The Ukrainian authorities have once again copied the worst behaviour of the Russian occupation regime in Crimea, and have most cynically chosen to do so on Friday, a special day of prayer for Muslims.
Said Ismagilov, Mufti of the Spiritual Directorate of Muslims of Ukraine, reported on Friday afternoon that two busloads of Migration Service officers had arrived at the Mosque of the Islamic Cultural Centre in Kyiv at around midday. They were accompanied by around 40 National Police officers in full gear, some of them even masked. They proceeded to check the documents of all Muslims heading towards the Mosque. According to the Mufti, this continued during and after prayers. When he and others pointed out that this was a flagrant violation of believers’ rights, they were told that the checking of documents was in accordance with legislation as it was not on the territory of the Mosque. This is a cynical attempt to justify what was undoubtedly ethnic profiling carried out at a time when Muslims are obliged to attend prayers at a mosque.
“I understand that the Migration Service has to do its work, but not at the gates of mosques, churches or other places of worship! I can’t imagine that they would have carried out such a check of all of those going to prayer outside a Christian church or Jewish synagogue”, Ismagilov writes. “What kind of attitude is this to Muslims of Ukraine?”
Said Ismagilov is certainly not alone in considering it totally unacceptable to carry out raids near places of worship. He points out that he never asks people entering the Mosque what their citizenship is, and whether they are legally in the country.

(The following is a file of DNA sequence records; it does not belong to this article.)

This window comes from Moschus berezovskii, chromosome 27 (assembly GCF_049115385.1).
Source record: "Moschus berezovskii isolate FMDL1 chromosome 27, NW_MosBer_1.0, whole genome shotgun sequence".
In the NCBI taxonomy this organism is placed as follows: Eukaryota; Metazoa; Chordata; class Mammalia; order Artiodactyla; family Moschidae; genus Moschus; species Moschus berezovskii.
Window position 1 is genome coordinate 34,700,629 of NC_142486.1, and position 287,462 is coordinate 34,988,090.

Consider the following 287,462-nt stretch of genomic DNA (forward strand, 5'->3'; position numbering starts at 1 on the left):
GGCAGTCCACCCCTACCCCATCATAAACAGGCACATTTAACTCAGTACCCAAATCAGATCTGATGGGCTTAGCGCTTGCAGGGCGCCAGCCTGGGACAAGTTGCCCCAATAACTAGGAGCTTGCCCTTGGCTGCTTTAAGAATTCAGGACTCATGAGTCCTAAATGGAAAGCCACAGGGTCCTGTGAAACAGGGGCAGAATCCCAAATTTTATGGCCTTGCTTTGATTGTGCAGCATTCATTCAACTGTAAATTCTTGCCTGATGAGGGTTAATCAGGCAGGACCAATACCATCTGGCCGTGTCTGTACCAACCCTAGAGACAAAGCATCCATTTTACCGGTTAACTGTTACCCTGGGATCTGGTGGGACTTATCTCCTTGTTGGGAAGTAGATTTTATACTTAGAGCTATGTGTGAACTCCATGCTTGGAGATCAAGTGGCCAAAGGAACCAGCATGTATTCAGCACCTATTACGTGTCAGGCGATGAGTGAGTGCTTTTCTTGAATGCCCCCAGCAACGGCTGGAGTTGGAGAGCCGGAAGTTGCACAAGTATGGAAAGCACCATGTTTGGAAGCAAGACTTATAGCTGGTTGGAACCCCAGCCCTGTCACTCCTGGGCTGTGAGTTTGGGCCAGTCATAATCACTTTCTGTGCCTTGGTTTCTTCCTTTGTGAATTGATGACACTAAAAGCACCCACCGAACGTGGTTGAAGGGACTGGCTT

“If a person has come to pray to God, then we must facilitate his prayers, repentance, good deeds and efforts to reform. And carrying out raids, checking documents near places of worship - that is copying Russian treatment of people. In a democratic country, such methods are totally unacceptable.!”
In its report, the State Migration Service only implicitly acknowledged that their ‘operation’ had been outside a mosque and had thus targeted Muslims at the end. They claimed to have acted in compliance with Ukrainian legislation and with respect to members of religious and ethnic minorities.
Ukraine’s Migration Service is one of the most unreformed institutions in the country and it regularly ignores clear grounds for granting a foreign national political asylum. It would not be at all surprising if at least some of the “15 infringers of migration legislation” that the migration officials mention were people with legitimate reasons for fearing religious or political persecution if forcibly returned to Russia, other former Soviet republics, etc. They might well have decided that it was safer to not apply to the Migration Service, knowing the likely outcome. 12 of these people are now facing precisely such forced return.
This is not the only time that Ukraine’s enforcement bodies have carried out raids on the Islamic Cultural Centre in Kyiv. In March 2018, it was the SBU [security service] who burst into the territory. There was never any follow-up, so it is hard to believe that there were good grounds for such heavy-handed measures which we have all seen too often in Russian-occupied Crimea.